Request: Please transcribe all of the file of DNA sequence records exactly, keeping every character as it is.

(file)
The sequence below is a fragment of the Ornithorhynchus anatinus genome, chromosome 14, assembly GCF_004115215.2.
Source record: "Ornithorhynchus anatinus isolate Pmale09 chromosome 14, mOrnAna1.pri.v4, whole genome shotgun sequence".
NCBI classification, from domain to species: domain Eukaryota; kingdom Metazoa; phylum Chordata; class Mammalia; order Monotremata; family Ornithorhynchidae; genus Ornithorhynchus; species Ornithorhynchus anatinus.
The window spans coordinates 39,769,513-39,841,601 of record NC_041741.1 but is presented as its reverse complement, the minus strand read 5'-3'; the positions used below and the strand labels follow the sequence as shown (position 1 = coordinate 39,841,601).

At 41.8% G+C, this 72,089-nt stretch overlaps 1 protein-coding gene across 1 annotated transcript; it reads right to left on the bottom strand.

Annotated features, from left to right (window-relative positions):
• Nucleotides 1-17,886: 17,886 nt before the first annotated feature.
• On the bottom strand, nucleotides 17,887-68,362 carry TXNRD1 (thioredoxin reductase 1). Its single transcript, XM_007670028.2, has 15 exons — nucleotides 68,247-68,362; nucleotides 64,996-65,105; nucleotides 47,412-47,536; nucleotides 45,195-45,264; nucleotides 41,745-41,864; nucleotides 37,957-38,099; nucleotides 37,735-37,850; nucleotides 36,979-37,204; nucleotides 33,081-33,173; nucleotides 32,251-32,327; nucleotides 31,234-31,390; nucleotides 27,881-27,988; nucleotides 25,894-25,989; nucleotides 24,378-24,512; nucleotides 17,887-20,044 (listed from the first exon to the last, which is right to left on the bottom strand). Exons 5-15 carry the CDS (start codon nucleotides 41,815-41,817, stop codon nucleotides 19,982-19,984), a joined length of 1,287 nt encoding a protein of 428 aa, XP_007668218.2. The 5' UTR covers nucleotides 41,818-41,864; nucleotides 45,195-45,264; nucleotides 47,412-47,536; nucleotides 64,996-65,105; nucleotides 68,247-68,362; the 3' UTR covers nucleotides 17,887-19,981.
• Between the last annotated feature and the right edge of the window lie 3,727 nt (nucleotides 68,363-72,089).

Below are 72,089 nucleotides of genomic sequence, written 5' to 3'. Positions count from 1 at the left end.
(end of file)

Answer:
The sequence below is a fragment of the Ornithorhynchus anatinus genome, chromosome 14, assembly GCF_004115215.2.
Source record: "Ornithorhynchus anatinus isolate Pmale09 chromosome 14, mOrnAna1.pri.v4, whole genome shotgun sequence".
NCBI classification, from domain to species: domain Eukaryota; kingdom Metazoa; phylum Chordata; class Mammalia; order Monotremata; family Ornithorhynchidae; genus Ornithorhynchus; species Ornithorhynchus anatinus.
The window spans coordinates 39,769,513-39,841,601 of record NC_041741.1 but is presented as its reverse complement, the minus strand read 5'-3'; the positions used below and the strand labels follow the sequence as shown (position 1 = coordinate 39,841,601).

At 41.8% G+C, this 72,089-nt stretch overlaps 1 protein-coding gene across 1 annotated transcript; it reads right to left on the bottom strand.

Annotated features, from left to right (window-relative positions):
• Nucleotides 1-17,886: 17,886 nt before the first annotated feature.
• On the bottom strand, nucleotides 17,887-68,362 carry TXNRD1 (thioredoxin reductase 1). Its single transcript, XM_007670028.2, has 15 exons — nucleotides 68,247-68,362; nucleotides 64,996-65,105; nucleotides 47,412-47,536; nucleotides 45,195-45,264; nucleotides 41,745-41,864; nucleotides 37,957-38,099; nucleotides 37,735-37,850; nucleotides 36,979-37,204; nucleotides 33,081-33,173; nucleotides 32,251-32,327; nucleotides 31,234-31,390; nucleotides 27,881-27,988; nucleotides 25,894-25,989; nucleotides 24,378-24,512; nucleotides 17,887-20,044 (listed from the first exon to the last, which is right to left on the bottom strand). Exons 5-15 carry the CDS (start codon nucleotides 41,815-41,817, stop codon nucleotides 19,982-19,984), a joined length of 1,287 nt encoding a protein of 428 aa, XP_007668218.2. The 5' UTR covers nucleotides 41,818-41,864; nucleotides 45,195-45,264; nucleotides 47,412-47,536; nucleotides 64,996-65,105; nucleotides 68,247-68,362; the 3' UTR covers nucleotides 17,887-19,981.
• Between the last annotated feature and the right edge of the window lie 3,727 nt (nucleotides 68,363-72,089).

Below are 72,089 nucleotides of genomic sequence, written 5' to 3'. Positions count from 1 at the left end.